The Obama administration will release its 2014 budget proposal in early April, more than two months past the Feb. 4 due date, congressional aides said.
A House Armed Services Committee spokesman said Pentagon officials said the budget would be submitted April 8, The Hill reported Friday.
Congressional sources said last week they were told the Obama's proposal would be submitted March 25.
By law, the president must submit a budget by the first Monday in February, but Obama has met the deadline only once.
During Friday's media briefing, deputy press secretary Josh Earnest declined to comment, saying, "I don't have a budget date to announce to you.
"As we've talked about for some time, the budget has been delayed because of some of the impediments frankly to formulating a budget that have been thrown in the path of those who are working on it," Earnest said. "We had a fiscal cliff debate that lasted through the end of last year. Certainly the implementation of the sequester has affected the ability of the administration to put together our budget proposal, but that's something that people are hard at work on."
Earnest said the White House would have more information in the coming weeks about the budget and how it reflects Obama's "policy priority is strengthening our economy for the middle class."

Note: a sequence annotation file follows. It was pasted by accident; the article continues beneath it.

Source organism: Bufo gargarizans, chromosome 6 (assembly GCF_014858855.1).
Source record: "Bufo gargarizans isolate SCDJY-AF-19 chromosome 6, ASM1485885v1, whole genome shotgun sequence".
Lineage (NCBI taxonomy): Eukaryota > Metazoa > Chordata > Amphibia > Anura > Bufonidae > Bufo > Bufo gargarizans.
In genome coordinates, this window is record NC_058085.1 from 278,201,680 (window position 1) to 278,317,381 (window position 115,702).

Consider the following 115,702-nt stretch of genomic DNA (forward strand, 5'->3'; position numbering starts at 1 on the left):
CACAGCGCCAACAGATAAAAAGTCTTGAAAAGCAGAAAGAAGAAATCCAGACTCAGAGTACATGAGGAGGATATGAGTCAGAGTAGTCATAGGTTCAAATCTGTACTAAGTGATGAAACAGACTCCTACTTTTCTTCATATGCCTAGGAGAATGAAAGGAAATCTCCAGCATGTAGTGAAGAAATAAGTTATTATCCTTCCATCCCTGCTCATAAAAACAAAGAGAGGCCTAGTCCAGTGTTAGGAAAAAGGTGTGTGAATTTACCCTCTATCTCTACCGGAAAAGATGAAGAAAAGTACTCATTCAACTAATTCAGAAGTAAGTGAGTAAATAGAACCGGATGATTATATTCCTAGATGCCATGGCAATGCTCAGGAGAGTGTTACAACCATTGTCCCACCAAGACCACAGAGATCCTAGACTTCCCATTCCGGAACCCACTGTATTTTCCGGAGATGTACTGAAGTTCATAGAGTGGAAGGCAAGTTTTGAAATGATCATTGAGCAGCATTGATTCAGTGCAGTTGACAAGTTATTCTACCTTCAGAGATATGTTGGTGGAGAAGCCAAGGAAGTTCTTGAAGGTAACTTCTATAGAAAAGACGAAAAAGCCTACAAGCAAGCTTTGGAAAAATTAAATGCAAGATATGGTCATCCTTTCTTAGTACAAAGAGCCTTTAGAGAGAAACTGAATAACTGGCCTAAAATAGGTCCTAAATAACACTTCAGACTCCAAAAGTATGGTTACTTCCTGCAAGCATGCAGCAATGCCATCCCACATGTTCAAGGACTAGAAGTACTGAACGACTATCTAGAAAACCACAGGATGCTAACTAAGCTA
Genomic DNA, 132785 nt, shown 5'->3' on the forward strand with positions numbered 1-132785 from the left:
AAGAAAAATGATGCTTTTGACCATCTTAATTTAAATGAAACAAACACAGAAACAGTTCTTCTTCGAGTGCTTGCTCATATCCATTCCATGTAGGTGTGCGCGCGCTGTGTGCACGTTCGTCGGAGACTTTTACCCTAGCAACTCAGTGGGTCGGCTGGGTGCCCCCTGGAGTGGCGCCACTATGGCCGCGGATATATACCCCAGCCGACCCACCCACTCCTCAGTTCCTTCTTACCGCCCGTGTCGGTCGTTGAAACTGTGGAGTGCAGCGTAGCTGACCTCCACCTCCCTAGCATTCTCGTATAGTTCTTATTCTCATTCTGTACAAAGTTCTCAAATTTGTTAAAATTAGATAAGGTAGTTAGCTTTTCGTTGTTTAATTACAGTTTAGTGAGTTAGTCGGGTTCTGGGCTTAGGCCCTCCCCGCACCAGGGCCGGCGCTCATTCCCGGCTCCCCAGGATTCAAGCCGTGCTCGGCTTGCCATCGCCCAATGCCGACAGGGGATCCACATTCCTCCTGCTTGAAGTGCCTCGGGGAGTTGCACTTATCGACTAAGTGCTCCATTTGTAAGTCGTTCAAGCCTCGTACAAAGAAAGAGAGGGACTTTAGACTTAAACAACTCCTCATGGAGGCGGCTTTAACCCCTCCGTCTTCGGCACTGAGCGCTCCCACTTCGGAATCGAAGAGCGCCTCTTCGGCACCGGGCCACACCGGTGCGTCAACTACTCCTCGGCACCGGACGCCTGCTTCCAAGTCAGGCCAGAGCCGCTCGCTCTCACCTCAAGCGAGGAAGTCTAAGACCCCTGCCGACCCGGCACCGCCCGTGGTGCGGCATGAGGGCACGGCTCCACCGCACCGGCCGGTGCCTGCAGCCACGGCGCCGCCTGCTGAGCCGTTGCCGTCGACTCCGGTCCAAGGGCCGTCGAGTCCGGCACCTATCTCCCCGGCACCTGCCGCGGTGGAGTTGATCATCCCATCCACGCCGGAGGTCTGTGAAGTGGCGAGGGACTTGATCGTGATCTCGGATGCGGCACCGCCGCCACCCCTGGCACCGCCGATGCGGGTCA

Concerning the debt ceiling, House Speaker John Boehner, R-Ohio, said any increases in the limit must be matched by spending cuts, even if Obama mends fences with Republicans.
The Treasury is expected to reach its $16.4 trillion borrowing limit in May.
Boehner said he welcomed Obama's new outreach effort, even though it sidestepped him and other congressional leaders and was directly with rank-and-file lawmakers.
Obama had dinner with 12 GOP senators Wednesday and lunch with House Budget Committee Chairman Paul Ryan, R-Wis., and Rep. Chris Van Hollen, D-Md., the committee's most senior Democrat, Thursday.
"I think it's a sign, a hopeful sign," Boehner said. "And I'm hopeful that something will come out of it."
He said he still wouldn't support raising the debt ceiling without matching spending cuts.
Obama and some GOP members have said they'd be willing to talk about cutting the deficit through an approach that would include overhauling the tax code and slowing the growth of entitlement spending on programs such as Medicare and Social Security.
"There was a common belief that entitlements need to be reformed and the tax code needs to be modernized," Sen. Lindsey Graham, R-S.C., told reporters, after dining with Obama Wednesday.
But "the details may trip us up," Graham said.
Potential obstacles include the White House push for tax changes that result in a net rise in revenue, which many GOP lawmakers oppose. At the same time, many Republicans want to overhaul entitlement programs in ways that are more drastic than Democrats prefer.
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